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Nova Scotia legislature passes presumed consent law for organ donation

WATCH: Nova Scotia's legislature has passed its presumed consent law for organ donation, however it's not expected to be proclaimed as law for up to 18 months to give time for planning, public education and training for health-care workers.

The Nova Scotia legislature has unanimously passed legislation that presumes consent for organ donation, becoming the first jurisdiction in North America to pass such legislation.

The Human Organ and Tissue Donation Act was passed as legislators wrapped up their spring sitting on Friday.

However, the act is not expected to be proclaimed as law for a period of 12 to 18 months to allow time for planning, public education and training for health-care workers.

READ MORE: Nova Scotia’s presumed-consent bill for organ donation to address civil liberty concerns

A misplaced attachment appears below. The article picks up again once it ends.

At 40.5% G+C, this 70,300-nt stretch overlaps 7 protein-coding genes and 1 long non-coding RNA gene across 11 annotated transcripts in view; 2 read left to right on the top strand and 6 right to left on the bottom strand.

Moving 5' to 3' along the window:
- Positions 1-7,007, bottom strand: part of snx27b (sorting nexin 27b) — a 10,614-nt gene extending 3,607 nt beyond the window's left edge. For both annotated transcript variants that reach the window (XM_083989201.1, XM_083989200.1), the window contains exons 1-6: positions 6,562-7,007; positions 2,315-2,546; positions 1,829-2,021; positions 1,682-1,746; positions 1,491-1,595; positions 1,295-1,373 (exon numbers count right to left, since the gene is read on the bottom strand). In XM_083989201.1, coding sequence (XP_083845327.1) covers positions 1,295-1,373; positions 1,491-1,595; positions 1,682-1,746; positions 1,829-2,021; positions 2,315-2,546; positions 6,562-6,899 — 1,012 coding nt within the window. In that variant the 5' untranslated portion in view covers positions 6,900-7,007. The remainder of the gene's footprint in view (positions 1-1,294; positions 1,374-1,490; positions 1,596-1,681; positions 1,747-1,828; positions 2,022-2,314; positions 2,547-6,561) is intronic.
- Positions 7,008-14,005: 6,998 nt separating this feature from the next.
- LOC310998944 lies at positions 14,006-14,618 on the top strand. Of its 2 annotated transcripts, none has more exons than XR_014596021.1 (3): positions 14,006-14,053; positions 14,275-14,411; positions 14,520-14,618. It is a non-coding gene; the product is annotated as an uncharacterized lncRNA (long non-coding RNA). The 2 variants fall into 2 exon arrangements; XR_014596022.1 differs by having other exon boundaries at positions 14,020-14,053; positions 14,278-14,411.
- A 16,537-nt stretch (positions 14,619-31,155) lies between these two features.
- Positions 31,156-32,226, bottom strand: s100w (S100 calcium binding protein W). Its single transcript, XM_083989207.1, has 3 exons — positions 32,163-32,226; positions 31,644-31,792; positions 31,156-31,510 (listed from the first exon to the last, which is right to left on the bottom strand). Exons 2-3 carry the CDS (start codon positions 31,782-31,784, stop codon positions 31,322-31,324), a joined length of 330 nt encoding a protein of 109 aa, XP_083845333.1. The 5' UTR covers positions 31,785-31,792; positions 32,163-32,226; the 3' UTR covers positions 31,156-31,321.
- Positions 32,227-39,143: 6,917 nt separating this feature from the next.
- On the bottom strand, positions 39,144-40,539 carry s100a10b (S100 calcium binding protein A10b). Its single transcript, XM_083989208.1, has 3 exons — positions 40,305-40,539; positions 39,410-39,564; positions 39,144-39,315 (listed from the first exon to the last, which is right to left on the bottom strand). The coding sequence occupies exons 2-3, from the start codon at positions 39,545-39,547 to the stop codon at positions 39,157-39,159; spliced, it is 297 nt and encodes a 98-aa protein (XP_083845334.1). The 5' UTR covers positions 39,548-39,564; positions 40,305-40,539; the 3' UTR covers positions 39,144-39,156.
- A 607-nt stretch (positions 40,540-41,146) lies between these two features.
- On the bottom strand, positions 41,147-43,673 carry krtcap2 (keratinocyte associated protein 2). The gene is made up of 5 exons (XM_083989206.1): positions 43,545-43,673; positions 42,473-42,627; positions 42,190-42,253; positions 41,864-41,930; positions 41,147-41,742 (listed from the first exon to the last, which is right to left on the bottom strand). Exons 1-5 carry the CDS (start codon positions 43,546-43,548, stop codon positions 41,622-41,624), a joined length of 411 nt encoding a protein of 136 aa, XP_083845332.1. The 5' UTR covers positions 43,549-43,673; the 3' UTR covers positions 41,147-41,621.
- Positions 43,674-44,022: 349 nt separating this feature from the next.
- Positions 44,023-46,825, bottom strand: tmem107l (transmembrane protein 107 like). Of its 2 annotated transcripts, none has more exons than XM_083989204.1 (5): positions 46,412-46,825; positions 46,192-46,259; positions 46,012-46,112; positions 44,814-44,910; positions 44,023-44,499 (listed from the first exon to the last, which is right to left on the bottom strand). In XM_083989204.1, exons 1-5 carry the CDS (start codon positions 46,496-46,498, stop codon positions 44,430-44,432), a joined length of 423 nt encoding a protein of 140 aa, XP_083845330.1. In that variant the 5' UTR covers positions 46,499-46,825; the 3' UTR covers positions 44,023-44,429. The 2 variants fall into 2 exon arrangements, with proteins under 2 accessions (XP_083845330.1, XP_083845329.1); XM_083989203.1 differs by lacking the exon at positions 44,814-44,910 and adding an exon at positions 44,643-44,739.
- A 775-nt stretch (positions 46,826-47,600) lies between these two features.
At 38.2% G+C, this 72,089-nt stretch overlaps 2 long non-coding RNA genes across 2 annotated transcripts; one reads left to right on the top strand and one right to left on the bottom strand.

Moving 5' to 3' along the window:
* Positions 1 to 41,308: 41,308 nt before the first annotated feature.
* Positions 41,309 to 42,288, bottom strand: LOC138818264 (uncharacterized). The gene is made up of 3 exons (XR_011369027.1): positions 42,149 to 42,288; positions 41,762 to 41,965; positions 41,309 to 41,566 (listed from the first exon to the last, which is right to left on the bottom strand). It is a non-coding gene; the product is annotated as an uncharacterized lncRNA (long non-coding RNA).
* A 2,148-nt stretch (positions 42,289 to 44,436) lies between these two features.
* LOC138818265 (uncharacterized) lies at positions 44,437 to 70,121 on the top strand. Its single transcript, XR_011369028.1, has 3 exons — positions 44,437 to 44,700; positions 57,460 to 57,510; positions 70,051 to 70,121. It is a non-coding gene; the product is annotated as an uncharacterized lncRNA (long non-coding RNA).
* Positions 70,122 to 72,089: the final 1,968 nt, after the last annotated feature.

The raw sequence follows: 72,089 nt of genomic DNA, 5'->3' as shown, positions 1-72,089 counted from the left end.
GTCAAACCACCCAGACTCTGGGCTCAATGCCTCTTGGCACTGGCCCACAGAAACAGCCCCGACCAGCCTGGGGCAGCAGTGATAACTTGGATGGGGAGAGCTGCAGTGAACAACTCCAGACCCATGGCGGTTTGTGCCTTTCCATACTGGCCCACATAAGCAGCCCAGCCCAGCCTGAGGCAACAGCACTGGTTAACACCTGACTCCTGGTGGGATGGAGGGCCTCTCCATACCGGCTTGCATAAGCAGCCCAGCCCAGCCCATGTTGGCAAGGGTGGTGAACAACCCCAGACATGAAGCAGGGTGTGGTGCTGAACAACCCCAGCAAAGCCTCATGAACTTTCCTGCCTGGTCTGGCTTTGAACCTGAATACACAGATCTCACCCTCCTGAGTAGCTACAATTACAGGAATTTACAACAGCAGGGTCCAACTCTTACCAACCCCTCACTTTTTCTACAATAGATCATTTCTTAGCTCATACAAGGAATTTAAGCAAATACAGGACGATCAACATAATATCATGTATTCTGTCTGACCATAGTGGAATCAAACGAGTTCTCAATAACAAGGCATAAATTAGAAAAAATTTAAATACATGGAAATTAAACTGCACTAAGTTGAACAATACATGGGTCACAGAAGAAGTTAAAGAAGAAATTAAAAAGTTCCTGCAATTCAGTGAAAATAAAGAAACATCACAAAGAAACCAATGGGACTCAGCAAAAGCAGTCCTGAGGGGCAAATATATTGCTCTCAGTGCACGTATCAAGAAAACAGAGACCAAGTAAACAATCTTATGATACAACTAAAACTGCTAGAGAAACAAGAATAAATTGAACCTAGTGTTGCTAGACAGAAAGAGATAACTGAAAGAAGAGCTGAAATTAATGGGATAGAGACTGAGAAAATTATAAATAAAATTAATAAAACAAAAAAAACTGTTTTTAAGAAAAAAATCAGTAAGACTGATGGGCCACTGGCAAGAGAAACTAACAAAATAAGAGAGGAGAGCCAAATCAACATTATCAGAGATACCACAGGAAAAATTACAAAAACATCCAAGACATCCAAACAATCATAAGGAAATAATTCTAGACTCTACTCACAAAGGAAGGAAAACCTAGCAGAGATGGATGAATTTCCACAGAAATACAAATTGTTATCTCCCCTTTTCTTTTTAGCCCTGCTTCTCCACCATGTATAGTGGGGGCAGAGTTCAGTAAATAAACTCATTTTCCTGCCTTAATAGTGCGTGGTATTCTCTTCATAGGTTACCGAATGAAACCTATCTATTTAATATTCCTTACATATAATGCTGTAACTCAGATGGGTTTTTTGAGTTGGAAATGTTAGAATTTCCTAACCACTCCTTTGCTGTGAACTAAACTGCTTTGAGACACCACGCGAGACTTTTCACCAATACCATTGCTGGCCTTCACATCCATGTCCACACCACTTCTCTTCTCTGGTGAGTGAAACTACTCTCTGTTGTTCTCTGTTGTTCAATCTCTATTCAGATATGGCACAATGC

Under the act, all adults in Nova Scotia would be considered potential organ donors unless they opt out.

Families will continue to be consulted about their loved ones’ wishes, while those under 19 and people without decision-making capacity will only be considered as donors if a parent, guardian or alternate decision-maker opts them in.

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READ MORE: Civil Liberties Association raises concerns with N.S. government’s organ donation plan

Premier Stephen McNeil says the goal is to ensure there are more potential organ donors in order to save lives.

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